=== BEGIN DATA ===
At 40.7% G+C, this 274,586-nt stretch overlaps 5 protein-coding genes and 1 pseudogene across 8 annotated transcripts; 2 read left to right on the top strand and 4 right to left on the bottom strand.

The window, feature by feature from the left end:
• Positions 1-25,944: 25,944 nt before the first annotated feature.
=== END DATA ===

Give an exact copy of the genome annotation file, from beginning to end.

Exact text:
At 40.7% G+C, this 274,586-nt stretch overlaps 5 protein-coding genes and 1 pseudogene across 8 annotated transcripts; 2 read left to right on the top strand and 4 right to left on the bottom strand.

The window, feature by feature from the left end:
• Positions 1-25,944: 25,944 nt before the first annotated feature.